The best solution to tattoo removal is to not get one in the first place. Lasers are good, but they do hurt a bit. Nine hundred degree skin temperatures generated by lasers is bound to sting. Using a cosmetic acid based tattoo removal product, like Nuviderm, is far preferable, especially when you factor in price.

In addition to being safe and inexpensive, products like Nuviderm are the only ones that can be reliably used by the home tattoo removal crowd who want to avoid getting de-inked by laser because of the cost or pain related to that type of tattoo removal.

If it’s time to lose your tattoo, Nuviderm tattoo removal should be your  choice. Every tattoo removal product that actually removes tattoo pigment has it’s critics. Everyone has their preference for whatever reason, but Nuviderm works and is backed by a very long guarantee – 6 months.

This Nuviderm tattoo removal review gets 2 thumbs up because it’s telling you the truth and needles the tattoo removal cream industry and Google in one blog entry. They are both getting rich at your expense. At least Google actually works so I should cut them some slack. The other target of my scorn doesn’t work, no slack given here.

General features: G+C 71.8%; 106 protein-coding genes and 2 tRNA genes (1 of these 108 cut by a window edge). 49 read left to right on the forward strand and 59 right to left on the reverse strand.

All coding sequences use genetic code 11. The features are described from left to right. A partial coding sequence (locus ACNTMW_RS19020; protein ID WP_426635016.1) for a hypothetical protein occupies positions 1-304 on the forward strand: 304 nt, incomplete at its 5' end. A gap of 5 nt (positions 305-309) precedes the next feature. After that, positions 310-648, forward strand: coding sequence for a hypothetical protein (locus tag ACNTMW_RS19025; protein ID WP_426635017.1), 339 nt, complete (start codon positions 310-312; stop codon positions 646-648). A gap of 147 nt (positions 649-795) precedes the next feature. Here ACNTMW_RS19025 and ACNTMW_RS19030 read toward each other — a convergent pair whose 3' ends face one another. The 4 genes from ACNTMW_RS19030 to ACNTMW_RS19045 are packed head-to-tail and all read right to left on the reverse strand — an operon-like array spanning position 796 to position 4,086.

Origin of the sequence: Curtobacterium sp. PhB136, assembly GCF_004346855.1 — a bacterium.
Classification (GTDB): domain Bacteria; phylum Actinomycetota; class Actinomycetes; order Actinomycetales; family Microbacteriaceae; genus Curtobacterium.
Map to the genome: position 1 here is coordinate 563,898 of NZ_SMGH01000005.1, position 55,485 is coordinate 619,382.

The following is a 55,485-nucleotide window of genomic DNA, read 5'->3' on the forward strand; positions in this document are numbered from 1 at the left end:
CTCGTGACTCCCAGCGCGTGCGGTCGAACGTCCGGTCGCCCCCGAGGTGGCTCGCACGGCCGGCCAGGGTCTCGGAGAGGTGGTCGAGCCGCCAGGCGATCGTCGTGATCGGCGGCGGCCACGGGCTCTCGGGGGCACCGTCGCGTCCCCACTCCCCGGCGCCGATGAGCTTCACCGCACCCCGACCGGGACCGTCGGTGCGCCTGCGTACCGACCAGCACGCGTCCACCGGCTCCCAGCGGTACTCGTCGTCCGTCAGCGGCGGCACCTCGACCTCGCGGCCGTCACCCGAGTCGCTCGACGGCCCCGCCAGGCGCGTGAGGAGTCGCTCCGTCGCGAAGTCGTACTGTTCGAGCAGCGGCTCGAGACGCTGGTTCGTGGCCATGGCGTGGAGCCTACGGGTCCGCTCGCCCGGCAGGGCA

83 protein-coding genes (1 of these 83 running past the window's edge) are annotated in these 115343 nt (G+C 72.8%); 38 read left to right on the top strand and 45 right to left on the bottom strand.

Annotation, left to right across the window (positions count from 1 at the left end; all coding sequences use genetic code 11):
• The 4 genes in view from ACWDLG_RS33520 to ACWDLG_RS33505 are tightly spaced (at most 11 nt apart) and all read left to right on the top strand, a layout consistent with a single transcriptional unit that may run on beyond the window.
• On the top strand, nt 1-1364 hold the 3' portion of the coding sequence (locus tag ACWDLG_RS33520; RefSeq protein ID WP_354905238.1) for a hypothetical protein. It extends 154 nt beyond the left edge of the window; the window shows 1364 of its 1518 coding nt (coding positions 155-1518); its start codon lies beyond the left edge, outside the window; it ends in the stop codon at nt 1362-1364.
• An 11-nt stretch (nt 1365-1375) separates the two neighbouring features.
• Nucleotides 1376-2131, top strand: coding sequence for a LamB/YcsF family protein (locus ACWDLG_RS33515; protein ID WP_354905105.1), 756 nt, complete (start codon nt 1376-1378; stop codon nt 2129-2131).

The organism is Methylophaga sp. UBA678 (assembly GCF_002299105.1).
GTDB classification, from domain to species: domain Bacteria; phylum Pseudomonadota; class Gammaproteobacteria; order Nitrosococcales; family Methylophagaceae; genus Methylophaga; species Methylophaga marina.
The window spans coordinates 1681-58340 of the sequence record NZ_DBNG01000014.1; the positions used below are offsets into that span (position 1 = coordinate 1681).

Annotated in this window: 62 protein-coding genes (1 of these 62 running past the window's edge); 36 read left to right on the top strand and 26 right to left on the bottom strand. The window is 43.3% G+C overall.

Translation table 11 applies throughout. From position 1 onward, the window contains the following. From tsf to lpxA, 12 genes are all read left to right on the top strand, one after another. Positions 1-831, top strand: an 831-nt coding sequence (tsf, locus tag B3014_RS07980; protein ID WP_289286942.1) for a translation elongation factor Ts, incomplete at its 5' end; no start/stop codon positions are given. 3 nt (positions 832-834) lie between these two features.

Try Nuviderm, it’s guaranteed because it works and it works because it was invented by Doctors. Creams and gels were invented by the K-Y Jelly folks and we all know what that’s for, and it ain’t tattoo removal.

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Nuviderm Reviews – Tattoo Pigments

August 23, 2009
Nuviderm reviews - tattoo pigment (cadmium) tanned leather ready to make moccasins

Nuviderm reviews - tattoo pigment (cadmium) tanned leather ready to make moccasins

Iron oxides, carbon, magnetite crystals, powdered jet, wustite, bone black and amorphous carbon from combustion ( soot).

Those are just a few of the procucts  used to make black tattoo pigment. How does it feel knowing the black in your tattoo is plain old soot, possibly scraped off the inside of some guys’ chimney or even the lid of his Weber Barbeque grill. Who knows?

Maybe that’s why black is the easiest color for a laser to remove – use enough heat and soot will vaporize and what doesn’t vaporize will be  carried off to the nearest lymph node for a long nap.